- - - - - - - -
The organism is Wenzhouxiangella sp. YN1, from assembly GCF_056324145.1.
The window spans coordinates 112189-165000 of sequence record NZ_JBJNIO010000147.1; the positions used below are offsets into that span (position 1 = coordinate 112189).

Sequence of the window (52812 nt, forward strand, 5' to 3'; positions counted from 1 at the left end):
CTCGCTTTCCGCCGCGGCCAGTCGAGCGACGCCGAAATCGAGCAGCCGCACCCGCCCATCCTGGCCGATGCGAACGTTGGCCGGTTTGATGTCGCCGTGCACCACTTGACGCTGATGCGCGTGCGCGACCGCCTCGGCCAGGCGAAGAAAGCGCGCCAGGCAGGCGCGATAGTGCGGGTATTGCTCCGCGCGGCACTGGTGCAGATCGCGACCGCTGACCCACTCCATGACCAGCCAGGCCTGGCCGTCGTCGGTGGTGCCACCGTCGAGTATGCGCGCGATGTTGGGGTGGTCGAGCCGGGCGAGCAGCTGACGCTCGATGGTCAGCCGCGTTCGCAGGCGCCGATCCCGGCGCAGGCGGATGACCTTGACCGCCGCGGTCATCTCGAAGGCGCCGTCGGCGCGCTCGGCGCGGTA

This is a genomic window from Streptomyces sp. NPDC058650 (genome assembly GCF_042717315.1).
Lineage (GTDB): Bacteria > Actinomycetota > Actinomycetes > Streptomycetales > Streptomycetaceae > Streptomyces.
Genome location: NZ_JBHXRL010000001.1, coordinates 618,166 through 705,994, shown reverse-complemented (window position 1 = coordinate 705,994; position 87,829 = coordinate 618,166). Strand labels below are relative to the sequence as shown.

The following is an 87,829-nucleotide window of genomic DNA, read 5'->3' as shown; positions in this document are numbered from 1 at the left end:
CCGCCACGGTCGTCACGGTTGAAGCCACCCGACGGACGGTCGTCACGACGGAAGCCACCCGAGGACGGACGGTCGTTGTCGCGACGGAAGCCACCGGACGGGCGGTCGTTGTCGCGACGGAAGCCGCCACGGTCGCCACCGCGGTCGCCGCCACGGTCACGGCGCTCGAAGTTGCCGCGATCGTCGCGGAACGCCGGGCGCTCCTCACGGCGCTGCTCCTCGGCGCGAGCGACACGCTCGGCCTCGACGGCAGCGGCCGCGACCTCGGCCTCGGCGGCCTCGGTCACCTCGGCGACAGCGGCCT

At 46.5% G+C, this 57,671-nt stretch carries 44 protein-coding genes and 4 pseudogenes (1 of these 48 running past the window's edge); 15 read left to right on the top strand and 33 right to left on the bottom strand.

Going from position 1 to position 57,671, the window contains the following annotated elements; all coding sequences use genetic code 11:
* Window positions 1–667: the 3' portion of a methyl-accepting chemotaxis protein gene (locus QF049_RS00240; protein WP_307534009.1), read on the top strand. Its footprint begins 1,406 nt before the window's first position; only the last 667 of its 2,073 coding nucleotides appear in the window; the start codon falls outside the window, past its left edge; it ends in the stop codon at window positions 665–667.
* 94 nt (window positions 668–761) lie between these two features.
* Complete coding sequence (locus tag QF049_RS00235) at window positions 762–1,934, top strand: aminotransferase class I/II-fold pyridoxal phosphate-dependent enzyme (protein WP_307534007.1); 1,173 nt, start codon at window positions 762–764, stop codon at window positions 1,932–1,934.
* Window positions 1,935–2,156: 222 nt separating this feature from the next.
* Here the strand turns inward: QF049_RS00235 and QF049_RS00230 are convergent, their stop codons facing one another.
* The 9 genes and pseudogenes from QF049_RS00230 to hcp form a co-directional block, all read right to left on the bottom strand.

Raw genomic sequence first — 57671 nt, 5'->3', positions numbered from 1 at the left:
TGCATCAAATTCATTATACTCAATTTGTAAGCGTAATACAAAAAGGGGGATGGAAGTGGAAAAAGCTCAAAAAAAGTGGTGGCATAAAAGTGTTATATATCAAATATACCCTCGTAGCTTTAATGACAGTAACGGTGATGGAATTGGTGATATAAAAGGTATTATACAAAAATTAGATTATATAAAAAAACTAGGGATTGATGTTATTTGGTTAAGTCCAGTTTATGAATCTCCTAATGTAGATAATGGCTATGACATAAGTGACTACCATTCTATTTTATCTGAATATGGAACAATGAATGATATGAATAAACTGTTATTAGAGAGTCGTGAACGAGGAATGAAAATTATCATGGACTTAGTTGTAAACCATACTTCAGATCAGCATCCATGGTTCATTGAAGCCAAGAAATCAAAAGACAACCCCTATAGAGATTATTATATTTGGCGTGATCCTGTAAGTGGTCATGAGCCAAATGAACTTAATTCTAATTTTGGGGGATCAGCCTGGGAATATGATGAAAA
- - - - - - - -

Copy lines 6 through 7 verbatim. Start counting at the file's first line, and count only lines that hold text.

Lineage (GTDB): Bacteria > Actinomycetota > Actinomycetes > Streptomycetales > Streptomycetaceae > Streptomyces.
Genome location: NZ_JBHXRL010000001.1, coordinates 618,166 through 705,994, shown reverse-complemented (window position 1 = coordinate 705,994; position 87,829 = coordinate 618,166). Strand labels below are relative to the sequence as shown.